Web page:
Perhaps cliche, yet it runs through my head often: The reminder that working on issues of global social justice is not a sprint. It is a marathon. I have found a great way to not get burned out or discouraged is to surround yourself with others who are also passionate about bring change to our world and to our generation. The Body of Christ is so diverse and so are the ways every person can make a difference.
I am not a rock star or a celebrity pastor. I am a full-time mother who writes and speaks on the side. I have felt often I am only making a dent in the overwhelming needs of our world. I have felt like a sell-out becauseI live my comfortable suburban life and do not drop everything and move to Haiti. I have wrestled with it all.
Yet God keeps bringing me back to this super, undramatic truth: Do what is in front of you. So, I look around at my spheres of influence, the people God has put in my life, and I start there. I have learned to not force solutions and God is in the details. I educate myself and I educate others where and when I can. I model being a compassionate global thinker to my children. Women often control the culture in our own homes. Passing on a culture of compassionate action on behalf of those in need is no small thing.
RTDN-bookI have written two books on issues of global social justice (Global Soccer Mom: Changing the World is Easier Than You Think and Refuse To Do Nothing: Finding Your Power to Abolish Modern Day Slavery) and as much I would love to see my book, ANY book, on fighting modern-day slavery on the New York Times Best Selling list, it is yet to happen. I press on knowing the circles that read my books and hear me speak, also have their circle of friends and family. . . and the message spreads and the movement grows.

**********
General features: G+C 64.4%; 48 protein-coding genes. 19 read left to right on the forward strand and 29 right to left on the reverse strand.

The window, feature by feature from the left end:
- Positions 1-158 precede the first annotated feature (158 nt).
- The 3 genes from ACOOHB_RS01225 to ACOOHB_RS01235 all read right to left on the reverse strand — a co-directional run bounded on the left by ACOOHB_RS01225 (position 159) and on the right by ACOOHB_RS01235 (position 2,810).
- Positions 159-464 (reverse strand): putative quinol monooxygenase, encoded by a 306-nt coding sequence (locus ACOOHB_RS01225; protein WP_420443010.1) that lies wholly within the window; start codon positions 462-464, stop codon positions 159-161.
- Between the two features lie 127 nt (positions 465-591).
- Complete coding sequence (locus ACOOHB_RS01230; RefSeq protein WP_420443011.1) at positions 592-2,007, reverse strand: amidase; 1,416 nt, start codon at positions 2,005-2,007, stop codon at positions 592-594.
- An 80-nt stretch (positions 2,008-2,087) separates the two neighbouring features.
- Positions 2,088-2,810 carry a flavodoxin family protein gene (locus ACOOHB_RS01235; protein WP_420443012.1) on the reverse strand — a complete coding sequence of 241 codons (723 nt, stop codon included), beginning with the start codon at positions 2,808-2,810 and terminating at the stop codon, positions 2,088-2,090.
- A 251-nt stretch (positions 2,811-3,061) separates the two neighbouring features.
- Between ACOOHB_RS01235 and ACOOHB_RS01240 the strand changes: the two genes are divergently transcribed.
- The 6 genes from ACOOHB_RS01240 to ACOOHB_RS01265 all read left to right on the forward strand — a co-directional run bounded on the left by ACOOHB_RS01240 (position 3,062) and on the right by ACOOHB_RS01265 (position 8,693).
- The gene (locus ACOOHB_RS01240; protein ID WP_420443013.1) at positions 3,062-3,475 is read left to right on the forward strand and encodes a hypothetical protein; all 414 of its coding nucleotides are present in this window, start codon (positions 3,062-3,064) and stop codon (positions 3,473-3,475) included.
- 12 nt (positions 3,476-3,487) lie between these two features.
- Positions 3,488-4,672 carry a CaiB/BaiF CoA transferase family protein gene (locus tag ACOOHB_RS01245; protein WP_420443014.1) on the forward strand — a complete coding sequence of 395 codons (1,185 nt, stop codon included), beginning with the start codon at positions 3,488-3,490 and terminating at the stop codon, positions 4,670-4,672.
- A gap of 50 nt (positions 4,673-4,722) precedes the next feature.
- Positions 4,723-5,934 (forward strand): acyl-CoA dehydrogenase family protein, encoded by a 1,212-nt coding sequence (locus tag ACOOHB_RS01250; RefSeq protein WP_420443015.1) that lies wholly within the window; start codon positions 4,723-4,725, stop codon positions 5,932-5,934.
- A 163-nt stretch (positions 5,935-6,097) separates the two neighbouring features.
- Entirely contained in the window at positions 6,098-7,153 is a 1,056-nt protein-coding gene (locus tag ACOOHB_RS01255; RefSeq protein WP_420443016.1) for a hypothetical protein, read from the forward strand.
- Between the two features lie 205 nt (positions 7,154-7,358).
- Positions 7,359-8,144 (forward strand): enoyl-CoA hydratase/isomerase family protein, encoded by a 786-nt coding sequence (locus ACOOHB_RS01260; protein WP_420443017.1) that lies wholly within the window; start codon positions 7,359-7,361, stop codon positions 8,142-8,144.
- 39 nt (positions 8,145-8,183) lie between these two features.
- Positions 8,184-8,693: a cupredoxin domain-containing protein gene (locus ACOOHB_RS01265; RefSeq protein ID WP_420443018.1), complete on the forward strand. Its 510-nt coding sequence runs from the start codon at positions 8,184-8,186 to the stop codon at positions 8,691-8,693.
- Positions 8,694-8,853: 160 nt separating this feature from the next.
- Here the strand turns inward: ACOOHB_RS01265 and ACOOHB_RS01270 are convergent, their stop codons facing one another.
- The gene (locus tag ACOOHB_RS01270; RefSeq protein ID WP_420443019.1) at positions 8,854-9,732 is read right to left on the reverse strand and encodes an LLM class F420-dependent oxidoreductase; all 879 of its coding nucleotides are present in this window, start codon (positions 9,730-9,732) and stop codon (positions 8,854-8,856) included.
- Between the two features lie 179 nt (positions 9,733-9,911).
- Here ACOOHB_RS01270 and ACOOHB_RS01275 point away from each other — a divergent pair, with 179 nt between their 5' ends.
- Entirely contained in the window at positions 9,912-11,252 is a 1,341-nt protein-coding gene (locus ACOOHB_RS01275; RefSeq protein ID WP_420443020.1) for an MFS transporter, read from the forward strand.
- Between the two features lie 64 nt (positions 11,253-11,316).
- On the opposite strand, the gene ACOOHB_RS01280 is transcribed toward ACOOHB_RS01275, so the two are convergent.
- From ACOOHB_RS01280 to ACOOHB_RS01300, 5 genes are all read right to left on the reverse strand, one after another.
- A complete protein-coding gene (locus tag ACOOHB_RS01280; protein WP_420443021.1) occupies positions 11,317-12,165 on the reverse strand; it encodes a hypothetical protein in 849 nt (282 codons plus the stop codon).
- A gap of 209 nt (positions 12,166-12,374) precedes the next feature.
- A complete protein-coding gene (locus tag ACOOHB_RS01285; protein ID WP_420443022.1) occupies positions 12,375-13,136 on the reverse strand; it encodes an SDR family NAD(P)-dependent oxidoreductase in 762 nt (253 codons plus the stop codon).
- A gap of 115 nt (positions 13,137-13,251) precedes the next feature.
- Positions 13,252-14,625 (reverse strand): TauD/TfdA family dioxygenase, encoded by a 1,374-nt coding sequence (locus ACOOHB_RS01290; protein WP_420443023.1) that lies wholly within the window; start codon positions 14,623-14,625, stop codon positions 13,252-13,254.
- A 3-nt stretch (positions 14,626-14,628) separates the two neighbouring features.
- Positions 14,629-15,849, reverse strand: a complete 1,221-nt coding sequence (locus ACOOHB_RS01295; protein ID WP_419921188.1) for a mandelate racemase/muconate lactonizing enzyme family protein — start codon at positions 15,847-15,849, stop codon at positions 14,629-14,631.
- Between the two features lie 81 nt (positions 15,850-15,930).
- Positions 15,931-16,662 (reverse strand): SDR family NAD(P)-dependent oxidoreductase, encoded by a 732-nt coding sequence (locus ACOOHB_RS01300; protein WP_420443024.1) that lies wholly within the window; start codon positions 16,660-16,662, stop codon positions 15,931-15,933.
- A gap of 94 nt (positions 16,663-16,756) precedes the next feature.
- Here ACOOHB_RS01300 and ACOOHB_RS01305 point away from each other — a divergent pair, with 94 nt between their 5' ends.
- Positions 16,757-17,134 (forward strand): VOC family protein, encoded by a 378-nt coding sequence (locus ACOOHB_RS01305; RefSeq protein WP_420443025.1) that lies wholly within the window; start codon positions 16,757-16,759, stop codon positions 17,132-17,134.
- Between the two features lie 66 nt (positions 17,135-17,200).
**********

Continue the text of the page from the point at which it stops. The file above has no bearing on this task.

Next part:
I often say, “I am only one woman, who lives in one town, who goes to one church, and who has one voice — but together all our ones add up and we do make a difference.”
I am also inspired by the abolitionists of 200 years ago. Many did not live to see the emancipation proclamation signed. Many fought slavery when it was legal and believed to be the economic backbone of Western civilization. They were considered rabble-rousers, trouble-makers, dreamers, and unimportant. But they pressed on.
For 50 years they met in small groups, prayed, circulated materials, spoke at rallies, made crafts — did whatever they could to fight to end slavery.
Today modern-day slavery is illegal in every nation on earth and yet there are more slaves today than ever in the history of the world. Criminals have an elaborate system of moving people undetected across borders for the purposes of selling them into sex trade or labor camps. I may be a full-time mother from the middle America, but this is unacceptable to me. I can and I will do my part to eradicate slavery in my lifetime. Even if it seems I am yelling into the wind.